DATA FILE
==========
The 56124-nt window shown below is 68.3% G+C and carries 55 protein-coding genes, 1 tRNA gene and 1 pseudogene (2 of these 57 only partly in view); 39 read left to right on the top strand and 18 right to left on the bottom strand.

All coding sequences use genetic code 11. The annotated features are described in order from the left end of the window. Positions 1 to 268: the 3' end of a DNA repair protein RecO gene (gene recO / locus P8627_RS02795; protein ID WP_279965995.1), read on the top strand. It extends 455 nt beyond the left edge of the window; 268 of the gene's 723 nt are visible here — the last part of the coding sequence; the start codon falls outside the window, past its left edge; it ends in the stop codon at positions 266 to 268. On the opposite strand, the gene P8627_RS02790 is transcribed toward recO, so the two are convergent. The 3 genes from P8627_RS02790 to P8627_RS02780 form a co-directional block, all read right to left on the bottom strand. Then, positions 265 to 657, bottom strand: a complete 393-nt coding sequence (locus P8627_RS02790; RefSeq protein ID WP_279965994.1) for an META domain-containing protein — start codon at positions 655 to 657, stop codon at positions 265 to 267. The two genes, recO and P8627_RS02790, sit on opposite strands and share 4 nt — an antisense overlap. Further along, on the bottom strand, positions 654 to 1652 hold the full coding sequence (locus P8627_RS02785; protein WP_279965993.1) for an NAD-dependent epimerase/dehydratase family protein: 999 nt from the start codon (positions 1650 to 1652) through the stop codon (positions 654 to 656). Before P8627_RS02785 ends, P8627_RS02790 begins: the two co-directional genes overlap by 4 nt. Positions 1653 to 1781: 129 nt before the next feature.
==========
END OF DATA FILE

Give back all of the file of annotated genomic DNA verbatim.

The 56124-nt window shown below is 68.3% G+C and carries 55 protein-coding genes, 1 tRNA gene and 1 pseudogene (2 of these 57 only partly in view); 39 read left to right on the top strand and 18 right to left on the bottom strand.

All coding sequences use genetic code 11. The annotated features are described in order from the left end of the window. Positions 1 to 268: the 3' end of a DNA repair protein RecO gene (gene recO / locus P8627_RS02795; protein ID WP_279965995.1), read on the top strand. It extends 455 nt beyond the left edge of the window; 268 of the gene's 723 nt are visible here — the last part of the coding sequence; the start codon falls outside the window, past its left edge; it ends in the stop codon at positions 266 to 268. On the opposite strand, the gene P8627_RS02790 is transcribed toward recO, so the two are convergent. The 3 genes from P8627_RS02790 to P8627_RS02780 form a co-directional block, all read right to left on the bottom strand. Then, positions 265 to 657, bottom strand: a complete 393-nt coding sequence (locus P8627_RS02790; RefSeq protein ID WP_279965994.1) for an META domain-containing protein — start codon at positions 655 to 657, stop codon at positions 265 to 267. The two genes, recO and P8627_RS02790, sit on opposite strands and share 4 nt — an antisense overlap. Further along, on the bottom strand, positions 654 to 1652 hold the full coding sequence (locus P8627_RS02785; protein WP_279965993.1) for an NAD-dependent epimerase/dehydratase family protein: 999 nt from the start codon (positions 1650 to 1652) through the stop codon (positions 654 to 656). Before P8627_RS02785 ends, P8627_RS02790 begins: the two co-directional genes overlap by 4 nt. Positions 1653 to 1781: 129 nt before the next feature.